Let’s start with the term ‘polar ice cap’. These are areas of ice at the poles of any planet. Mars, like Earth, has two polar ice caps, but instead of water ice, carbon dioxide gas (CO2) freezes at the poles on Mars. Now let’s take a closer look at the ice in polar regions. Broadly, there are two categories of ice:
1. Ice formed in the sea
Sea ice is formed by the sea freezing. This seasonal occurrence is the defining feature of the Arctic Ocean and responsible for effectively doubling the size of Antarctica in the winter.
2. Ice formed on land
Ice sheets are vast areas of ice that form over thousands of years from precipitation and exist in two places on Earth: Greenland and Antarctica. These vast ice sheets are not uniform areas; they consist of distinct flats and moving glaciers. An ice cap is an ice sheet smaller than 50,000 square kilometre, found for example atop a mountain. It is distinguished from a glacier by moving in multiple directions.
3. Land ice at sea
Some ice formed on land is closely associated with the ocean, but as it isn’t formed in the ocean, it is not properly sea ice. An ice shelf is the portion of an ice sheet that spreads out over water. In Antarctica, the largest ice shelf stretches over 500 miles from the ‘coast’.
Sections of ice shelf break off or ‘calve’ which are known as icebergs. There are many other names for ice, but these are the main ones that should steer you through this frozen world.
The first are the terms ‘polar ice cap’ and ‘ice cap’. The former refers to all the ice at the top and bottom of a planet and can be any size, the latter is an area of ice smaller than 50,000 square kilometre, anywhere on a planet.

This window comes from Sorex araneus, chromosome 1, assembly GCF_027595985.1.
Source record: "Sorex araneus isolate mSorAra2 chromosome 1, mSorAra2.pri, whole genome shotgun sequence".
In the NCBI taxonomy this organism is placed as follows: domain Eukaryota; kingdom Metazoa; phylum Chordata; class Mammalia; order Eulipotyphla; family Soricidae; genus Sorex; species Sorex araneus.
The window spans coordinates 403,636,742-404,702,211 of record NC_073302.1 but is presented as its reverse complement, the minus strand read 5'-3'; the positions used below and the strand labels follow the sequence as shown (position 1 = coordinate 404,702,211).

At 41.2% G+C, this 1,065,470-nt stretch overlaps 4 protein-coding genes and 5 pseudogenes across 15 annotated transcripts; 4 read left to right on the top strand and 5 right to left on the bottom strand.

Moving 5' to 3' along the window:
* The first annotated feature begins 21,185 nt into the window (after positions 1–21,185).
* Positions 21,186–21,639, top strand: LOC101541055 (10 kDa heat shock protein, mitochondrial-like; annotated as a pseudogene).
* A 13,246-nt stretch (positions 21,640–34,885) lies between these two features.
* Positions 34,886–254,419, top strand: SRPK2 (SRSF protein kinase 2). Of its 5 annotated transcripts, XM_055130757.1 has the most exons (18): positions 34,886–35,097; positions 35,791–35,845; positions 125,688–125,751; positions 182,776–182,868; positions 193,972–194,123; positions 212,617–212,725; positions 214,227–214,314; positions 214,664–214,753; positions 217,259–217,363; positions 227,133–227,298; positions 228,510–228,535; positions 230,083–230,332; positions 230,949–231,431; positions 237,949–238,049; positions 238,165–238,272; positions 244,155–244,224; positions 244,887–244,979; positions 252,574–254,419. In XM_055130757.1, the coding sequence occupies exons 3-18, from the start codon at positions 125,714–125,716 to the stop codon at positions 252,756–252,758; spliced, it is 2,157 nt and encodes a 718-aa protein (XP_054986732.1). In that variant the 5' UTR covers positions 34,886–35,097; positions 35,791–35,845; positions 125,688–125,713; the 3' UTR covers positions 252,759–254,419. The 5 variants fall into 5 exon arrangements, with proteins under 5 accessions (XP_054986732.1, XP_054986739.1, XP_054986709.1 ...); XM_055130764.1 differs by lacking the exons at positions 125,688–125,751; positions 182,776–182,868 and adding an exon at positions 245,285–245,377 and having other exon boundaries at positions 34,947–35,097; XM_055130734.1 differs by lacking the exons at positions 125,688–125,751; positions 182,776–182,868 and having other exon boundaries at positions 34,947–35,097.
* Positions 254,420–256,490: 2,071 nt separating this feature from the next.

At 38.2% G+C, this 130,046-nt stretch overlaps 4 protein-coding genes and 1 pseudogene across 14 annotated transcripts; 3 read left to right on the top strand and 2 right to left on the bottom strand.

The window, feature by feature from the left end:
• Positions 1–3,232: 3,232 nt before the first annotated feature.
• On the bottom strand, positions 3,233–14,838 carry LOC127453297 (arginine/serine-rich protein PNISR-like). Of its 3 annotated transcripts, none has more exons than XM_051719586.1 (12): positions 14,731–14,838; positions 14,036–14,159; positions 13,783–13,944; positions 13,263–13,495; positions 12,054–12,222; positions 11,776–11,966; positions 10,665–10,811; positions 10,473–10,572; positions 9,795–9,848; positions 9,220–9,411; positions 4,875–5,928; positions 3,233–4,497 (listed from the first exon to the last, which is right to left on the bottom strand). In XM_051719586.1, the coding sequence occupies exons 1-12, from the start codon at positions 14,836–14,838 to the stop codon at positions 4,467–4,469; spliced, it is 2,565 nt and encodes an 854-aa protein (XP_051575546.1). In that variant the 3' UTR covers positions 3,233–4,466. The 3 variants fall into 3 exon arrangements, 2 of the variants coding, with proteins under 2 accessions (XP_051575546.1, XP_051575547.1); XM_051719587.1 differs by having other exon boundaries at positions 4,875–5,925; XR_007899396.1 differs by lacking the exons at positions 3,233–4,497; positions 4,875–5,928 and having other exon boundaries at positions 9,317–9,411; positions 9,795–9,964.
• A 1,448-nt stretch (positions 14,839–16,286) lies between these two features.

The second is the land and sea in the Arctic and Antarctic. The Antarctic is dominated by the continental land mass of Antarctica, surrounded by the Southern Ocean. The land is covered by a vast ice sheet with ice shelves stretching hundreds of miles offshore.
By contrast, the Arctic is dominated by the Arctic Ocean, surrounded by land: the largest single piece being Greenland, but including parts of Canada, Russia, Scandinavia and the USA. The ocean is covered by seasonal, semi-permanent, ever-shifting sea ice, with the land masses being covered in ice sheets and caps.
Cross-curricular | Ages 7-11
Based on journeys undertaken by real explorers and scientists, the Frozen Oceans (Primary) education programme is designed to introduce students to what life is like in the High Arctic.
Science | Ages 11-14
The Frozen Oceans Science resources introduce working scientifically concepts and skills to 11-14-year-olds through enquiry-based lessons which replicate work done by field scientists in the Arctic.
Cross-curricular | Ages 7-11
This unit, designed to be used at home, focuses on the Arctic for children ages 7-11. It includes an introductory lesson on the world’s oceans as well as a lesson on the Arctic ocean.